Decarbonisation
Alcoa
3 min
ELYSIS
Rio Tinto and Alcoa’s JV project ELYSIS has the potential to transform the aluminium industry, with a significant reduction in its carbon footprint

Eliminating all direct greenhouse gases from aluminium smelting has taken a major step forward with the start of construction on the first commercial-scale prototype cells of ELYSIS’ inert anode technology, at Rio Tinto’s Alma smelter in Saguenay-Lac-Saint-Jean, Quebec.

ELYSIS has the potential to reduce the carbon footprint of aluminium production

ELYSIS is a joint venture company led by Rio Tinto and Alcoa that is developing a new breakthrough technology, known as inert anode, that eliminates all direct greenhouse gases (GHGs) from the traditional smelting process and instead produces oxygen.

The technology has the potential to transform the aluminium industry, with a significant reduction in its carbon footprint.

The inert anode prototype cells will operate on a commercial scale typical for large modern aluminium smelters, using an electrical current of 450 kiloamperes (kA).

The Honourable Francois-Philippe Champagne, Minister of Innovation, Science and Industry joined representatives from ELYSIS, Rio Tinto and Alcoa to mark the start of construction and announce a further CAD $20mn financial contribution from the Government of Canada to support the project.

The federal government's financial support will enable the creation of a unique commercial size inert anode technology showroom for future customers and will help develop the supply chain by involving local and regional equipment manufacturers and suppliers in the project.

ELYSIS is working to complete the technology demonstration by 2024 followed by the commercialization activities.

ELYSIS technology at a glance:

  • The ELYSIS technology addresses the global trend towards producing low carbon footprint products, from mobile phones to cars, planes and building materials.
  • The new process will reduce operating costs ofaluminiumsmelters while increasing production capacity. It could be used in both new and existing aluminium smelters.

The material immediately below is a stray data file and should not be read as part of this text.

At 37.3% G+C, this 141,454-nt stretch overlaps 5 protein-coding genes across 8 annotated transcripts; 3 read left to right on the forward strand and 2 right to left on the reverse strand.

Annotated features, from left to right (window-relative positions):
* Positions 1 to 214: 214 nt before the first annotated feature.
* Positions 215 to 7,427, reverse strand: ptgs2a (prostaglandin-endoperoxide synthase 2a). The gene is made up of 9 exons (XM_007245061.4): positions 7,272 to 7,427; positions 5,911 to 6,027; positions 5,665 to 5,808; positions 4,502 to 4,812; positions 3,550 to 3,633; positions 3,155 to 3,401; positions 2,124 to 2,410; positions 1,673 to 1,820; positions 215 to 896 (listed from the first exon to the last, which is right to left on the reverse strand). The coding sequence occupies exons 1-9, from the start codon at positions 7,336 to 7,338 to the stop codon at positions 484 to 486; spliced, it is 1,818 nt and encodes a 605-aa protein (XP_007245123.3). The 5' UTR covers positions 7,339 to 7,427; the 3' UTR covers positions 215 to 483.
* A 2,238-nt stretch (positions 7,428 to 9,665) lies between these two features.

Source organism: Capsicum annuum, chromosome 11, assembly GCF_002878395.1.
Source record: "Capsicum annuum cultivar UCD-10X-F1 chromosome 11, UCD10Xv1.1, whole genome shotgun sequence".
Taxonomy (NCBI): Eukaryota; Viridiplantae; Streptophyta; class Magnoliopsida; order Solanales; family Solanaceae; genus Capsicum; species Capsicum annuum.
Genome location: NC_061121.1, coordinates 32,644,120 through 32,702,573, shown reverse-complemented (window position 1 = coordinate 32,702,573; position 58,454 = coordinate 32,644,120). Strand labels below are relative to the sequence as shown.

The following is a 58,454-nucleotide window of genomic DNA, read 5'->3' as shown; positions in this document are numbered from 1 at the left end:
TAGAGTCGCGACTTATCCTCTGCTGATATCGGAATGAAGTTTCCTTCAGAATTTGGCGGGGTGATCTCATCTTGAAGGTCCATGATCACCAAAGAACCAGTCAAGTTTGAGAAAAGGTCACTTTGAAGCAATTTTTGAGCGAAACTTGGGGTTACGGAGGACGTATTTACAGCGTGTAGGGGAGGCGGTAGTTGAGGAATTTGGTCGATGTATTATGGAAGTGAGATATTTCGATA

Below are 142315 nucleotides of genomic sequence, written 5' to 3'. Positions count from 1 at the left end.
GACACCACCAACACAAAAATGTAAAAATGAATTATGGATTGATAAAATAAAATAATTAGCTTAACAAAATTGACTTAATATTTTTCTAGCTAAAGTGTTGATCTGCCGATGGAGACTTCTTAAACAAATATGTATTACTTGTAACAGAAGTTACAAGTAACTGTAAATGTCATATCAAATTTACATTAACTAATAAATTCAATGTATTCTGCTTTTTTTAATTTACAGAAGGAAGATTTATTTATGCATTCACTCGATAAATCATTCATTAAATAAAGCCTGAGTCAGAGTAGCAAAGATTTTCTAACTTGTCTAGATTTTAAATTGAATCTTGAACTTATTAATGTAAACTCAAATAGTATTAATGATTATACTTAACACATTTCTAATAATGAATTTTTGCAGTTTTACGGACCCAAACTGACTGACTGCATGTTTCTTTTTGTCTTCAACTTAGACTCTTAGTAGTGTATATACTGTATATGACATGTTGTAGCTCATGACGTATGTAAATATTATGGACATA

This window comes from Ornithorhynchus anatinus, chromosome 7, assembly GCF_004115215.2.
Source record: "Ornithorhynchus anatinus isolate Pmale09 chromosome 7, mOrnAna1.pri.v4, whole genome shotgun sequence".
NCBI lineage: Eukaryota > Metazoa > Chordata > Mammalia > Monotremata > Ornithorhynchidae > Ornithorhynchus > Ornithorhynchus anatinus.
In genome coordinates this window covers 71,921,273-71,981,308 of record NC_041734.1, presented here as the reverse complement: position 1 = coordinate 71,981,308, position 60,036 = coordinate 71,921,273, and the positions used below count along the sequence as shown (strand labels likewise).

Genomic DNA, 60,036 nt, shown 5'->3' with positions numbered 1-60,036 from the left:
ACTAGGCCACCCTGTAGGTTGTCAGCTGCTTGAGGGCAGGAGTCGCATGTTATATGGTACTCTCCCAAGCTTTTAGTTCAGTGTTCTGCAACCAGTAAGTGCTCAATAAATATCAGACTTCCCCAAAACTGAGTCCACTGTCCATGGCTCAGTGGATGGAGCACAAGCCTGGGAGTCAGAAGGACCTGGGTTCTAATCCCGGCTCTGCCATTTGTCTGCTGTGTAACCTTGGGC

• In Canada alone, the ELYSIS technology has the potential to reduce GHG emissions by 7 million tons, the equivalent of removing 1.8 million cars from the roads.
  • ELYSIS will also sell next-generation anode and cathode materials, which will last more than 30 times longer than traditional components.

Alcoa and Rio Tinto will continue to support the ELYSIS development program alongside the Governments of Canada and Quebec.

ELYSIS is working closely with Alcoa's Technical Center, where the zero-carbon smelting technology was invented, and the Rio Tinto technology design team in France.

Alcoa's Technical Center supports ELYSIS in the manufacture of proprietary materials for the new anodes and cathodes that are essential to the ELYSIS process. The Rio Tinto technology team in France is creating commercial scale designs for the ELYSIS technology.

 

Vincent Christ, CEO, ELYSIS commented: “This is a great day for ELYSIS. It means that we are becoming the first technology company in the world to build commercial-size inert anode cells. While we refine the technology in our R&D Centre, we start the construction of our prototype cells. This shows our confidence in our process and in the know-how of our team. The combination of ELYSIS' zero CO2 technology and Quebec's renewable energy will be great competitive advantage for the future. I would like to thank the government for its support and all the partners for their commitment.”

Samir Cairae, Rio Tinto Aluminium managing director Atlantic Operations and ELYSIS board member added: “Today marks a real step towards the future of the aluminium industry, by progressing this breakthrough technology to cut carbon emissions. Rio Tinto is committed to supporting its ongoing development here in Quebec where we already use clean hydropower to deliver some of the world’s lowest carbon aluminium. Combining this technology with renewable hydropower holds the promise of zero carbon aluminium smelting.”

Share article